Affordance and Manipulanda

What does a network afford?

I’m setting out with hopes that I can wrap together a few thought-strands
running through other coursework this week. It tracks through Weinberger, as
well, so the application here isn’t out of the blue.  In his chapter on
Space in Small Pieces Loosely Joined Weinberger says, "Our space is full
of opportunities, obstacles and dangers, or what the psychologist James Gibson
called affordances (e.g., the chair affords us the possibility of sitting) and
the philosopher Martin Heidegger called the ready-to-hand" (32).  I can’t
remember if I’d learned about affordances before this semester; seems
like a basketball coach once hollered something about the affordances of the
game:  playing through potentials and opportunism constantly responsive to
in-game context, or something.  But maybe not.

Whatever the case, affordances came up in other reading this week.
This succinct bit comes from a 1974 essay from Bransford and McCarrell called
"A Sketch of a Cognitive Approach to Comprehension," and it matched up nicely, I
think, with another term–manipulanda–and, as well, some of our conversation
last week about characterizing network literacy (whatever you call it):

The notion of a nonarbitrary relation between what something looks like and
what it means is related to J.J. Gibson’s (1966) notion of affordances. 
Certain objects and their properties provide visual information for the
activities and interactions they afford.  So, for example, sharp objects
afford piercing, certain extensions (e.g., handles) afford grasping, hardness
affords pounding, and roundness affords rolling.  Even surfaces afford
activities since they are ‘walk-onable,’ ‘climbable,’ and the like. 
Tolman (1958) presented similar notions in his essay on ‘sign-gestalts.’ These
are not simply information about ‘the larger wholes in which the perceived
configuration will itself be embedded as one term in a larger means-end
proposition [p. 79]." Tolman further introduced the term "manipulanda" which
he defines as:

properties of objects which support (or make possible) motor
manipulations of the species…One and the same environmental object will
afford quite different manipulanda to an animal which possesses hands from
what it can and will to an animal which possesses only a mouth, or only a
bill, on only claws…grasp-ableness, pick-up-ableness, throw-ableness,
heaviness (heave-ableness) and the like–these are manipulanda [p. 82].

Basically, I’d like to propose the inclusion of these terms in the network(ed)
rhetorics glossary (wanna second it?).  I’m finding these terms/concepts
helpful for understanding many of the paradoxes Weinberger works through and
many of the tensions surrounding the assignment of genres to weblogs (or weblogs
to genres).  It’s as if we have available to us an abundance of digital
–affordance-ness with the network and with our related

What does a web(log) afford?  A link?  A network?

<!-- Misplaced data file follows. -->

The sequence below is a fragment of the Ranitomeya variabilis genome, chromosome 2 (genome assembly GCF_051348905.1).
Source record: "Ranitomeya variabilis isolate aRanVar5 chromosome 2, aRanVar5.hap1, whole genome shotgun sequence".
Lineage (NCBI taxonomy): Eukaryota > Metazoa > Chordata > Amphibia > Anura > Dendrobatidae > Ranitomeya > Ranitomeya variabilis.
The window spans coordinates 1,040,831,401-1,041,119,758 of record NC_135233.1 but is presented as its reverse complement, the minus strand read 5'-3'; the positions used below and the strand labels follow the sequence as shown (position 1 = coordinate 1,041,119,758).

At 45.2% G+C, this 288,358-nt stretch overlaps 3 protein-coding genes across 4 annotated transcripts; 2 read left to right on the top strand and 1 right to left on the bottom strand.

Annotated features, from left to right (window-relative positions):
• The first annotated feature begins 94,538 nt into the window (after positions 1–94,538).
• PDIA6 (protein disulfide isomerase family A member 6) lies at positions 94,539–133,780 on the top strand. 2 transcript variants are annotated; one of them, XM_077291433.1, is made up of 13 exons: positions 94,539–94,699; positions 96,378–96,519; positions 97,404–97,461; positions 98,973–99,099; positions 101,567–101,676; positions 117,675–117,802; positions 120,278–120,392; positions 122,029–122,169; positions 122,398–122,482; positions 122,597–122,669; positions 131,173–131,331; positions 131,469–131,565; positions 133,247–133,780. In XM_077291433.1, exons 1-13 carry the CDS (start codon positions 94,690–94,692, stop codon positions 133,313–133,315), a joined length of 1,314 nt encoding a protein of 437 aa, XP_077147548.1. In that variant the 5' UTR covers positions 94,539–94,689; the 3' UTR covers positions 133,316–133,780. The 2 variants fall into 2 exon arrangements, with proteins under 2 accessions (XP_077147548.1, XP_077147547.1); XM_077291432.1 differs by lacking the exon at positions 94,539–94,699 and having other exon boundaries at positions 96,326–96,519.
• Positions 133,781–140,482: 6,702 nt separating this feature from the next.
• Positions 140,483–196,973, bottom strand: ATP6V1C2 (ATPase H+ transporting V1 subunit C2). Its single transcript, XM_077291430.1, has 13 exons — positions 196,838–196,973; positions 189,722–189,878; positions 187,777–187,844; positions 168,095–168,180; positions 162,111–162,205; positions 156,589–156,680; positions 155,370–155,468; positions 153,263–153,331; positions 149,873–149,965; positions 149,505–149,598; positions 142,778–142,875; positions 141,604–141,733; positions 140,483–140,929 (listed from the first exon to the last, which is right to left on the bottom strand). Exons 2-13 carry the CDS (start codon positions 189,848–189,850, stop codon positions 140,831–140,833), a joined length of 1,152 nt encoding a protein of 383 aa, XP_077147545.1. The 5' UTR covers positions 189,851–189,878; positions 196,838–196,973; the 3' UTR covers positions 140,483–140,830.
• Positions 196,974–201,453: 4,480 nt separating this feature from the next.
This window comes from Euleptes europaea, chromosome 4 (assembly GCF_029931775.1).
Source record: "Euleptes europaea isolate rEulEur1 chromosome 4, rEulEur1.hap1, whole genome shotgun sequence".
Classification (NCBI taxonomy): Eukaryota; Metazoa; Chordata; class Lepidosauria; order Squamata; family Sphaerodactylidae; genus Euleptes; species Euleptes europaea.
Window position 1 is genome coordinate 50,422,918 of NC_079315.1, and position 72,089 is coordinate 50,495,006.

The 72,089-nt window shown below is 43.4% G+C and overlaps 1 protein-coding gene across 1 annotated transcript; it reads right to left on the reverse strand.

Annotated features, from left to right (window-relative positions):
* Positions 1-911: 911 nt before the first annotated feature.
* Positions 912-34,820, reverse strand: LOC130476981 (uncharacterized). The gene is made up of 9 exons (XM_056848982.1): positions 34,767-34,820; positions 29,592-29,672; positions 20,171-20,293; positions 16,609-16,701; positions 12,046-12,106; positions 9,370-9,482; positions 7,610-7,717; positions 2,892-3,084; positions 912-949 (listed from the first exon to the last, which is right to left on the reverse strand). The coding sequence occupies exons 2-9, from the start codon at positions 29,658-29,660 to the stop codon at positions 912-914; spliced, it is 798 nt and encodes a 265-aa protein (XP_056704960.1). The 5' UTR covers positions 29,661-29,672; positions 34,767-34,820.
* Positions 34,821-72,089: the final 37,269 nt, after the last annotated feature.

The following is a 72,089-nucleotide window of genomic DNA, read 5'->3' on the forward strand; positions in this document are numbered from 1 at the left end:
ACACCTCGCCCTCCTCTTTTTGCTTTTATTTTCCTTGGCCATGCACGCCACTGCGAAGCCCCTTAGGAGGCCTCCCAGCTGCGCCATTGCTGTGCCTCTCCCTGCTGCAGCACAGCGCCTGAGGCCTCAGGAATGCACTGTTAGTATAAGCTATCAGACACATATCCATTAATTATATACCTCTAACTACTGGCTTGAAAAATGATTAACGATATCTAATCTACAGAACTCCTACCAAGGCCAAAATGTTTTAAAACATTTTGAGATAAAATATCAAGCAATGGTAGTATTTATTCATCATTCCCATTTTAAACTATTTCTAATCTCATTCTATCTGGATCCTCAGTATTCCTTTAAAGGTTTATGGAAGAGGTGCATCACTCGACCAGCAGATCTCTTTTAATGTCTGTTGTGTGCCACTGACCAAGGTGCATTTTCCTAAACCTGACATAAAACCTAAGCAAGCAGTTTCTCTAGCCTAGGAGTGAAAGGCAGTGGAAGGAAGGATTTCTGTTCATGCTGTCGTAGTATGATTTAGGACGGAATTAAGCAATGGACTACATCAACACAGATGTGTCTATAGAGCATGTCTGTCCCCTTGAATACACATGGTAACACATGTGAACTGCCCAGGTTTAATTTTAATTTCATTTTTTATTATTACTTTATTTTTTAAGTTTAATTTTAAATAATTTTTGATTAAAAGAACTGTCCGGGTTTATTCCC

Cross-posted to

Network(ed) Rhetorics


I’m reading Weinberger’s Small Pieces Loosely Joined for 711, and
hyperthreadedness lingers among a few of the sticky ideas I’ve run across. 
Describing the multithreadedness of ordinary conversation, Weinberger
tells us that "threading is practically a law when it comes to conversations: if
you’re talking about the ending of the movie Deliverance, you can’t
suddenly say, ‘How about those Red Sox?’ (67).  Of course, much of this
presupposes coherence–the turn-taking assembling of packets (textual
units) into more or less intelligible arrangement (focal, listening, attentive). 
I suppose I’m leaving something off of this.  I’ve thought about threading
or "threads" in some of the online teaching I’ve done, and I always thought it
was odd that the simplest notion of threading suggests that conversational
interchanges are best represented by local (spatial, therefore temporal, gathering together) in the
interface.  Sure, it’s easier that way.  What happens when you
mention Red Sox after Deliverance in that sudden conversational switch?

Web conversations are also like this, but they aren’t just multithreaded;
they’re hyperthreaded.  Although they usually start with a topic that’s
more formally defined than real-world conversations, because Web discussion
may spread out across weeks or months the threads can become entangled. 
And because Web time is so fragmented, we can pose new topics that are only
tenuously related to the declared theme. (67)

The entangled quality of webbed discourse seems to me to be a more robust
(confused) variety of the intertextuality commonly mentioned when we talk
about referential, allusive language/text matrices.  But just when I think
I have a handle on the subtle distinctions, Weinberger introduces another
factor: "Web conversations can be hyperthreaded because the Web, free of the
drag of space and free of a permission-based social structure, unsticks our
interests.  The threads of our attention come unglued and are rejoined with
a much thinner paste" (68).  As much as I think I understand Weinberger’s
effort to distinguish web conversations from "real world" lunchtime
conversations, I wonder if this is more a matter of communication models than it
is about substantial differences in the threadedness of internet conversation
versus other kinds of conversation.  The notion of "unstick[ing] our
interests" seems especially useful; for me, it partially accounts for what
accompanies the habitude of reading and writing the web. Stick, unstick. 
But I’ve still got more work to do in this fast-passing weekend, so this’ll have
to do for now.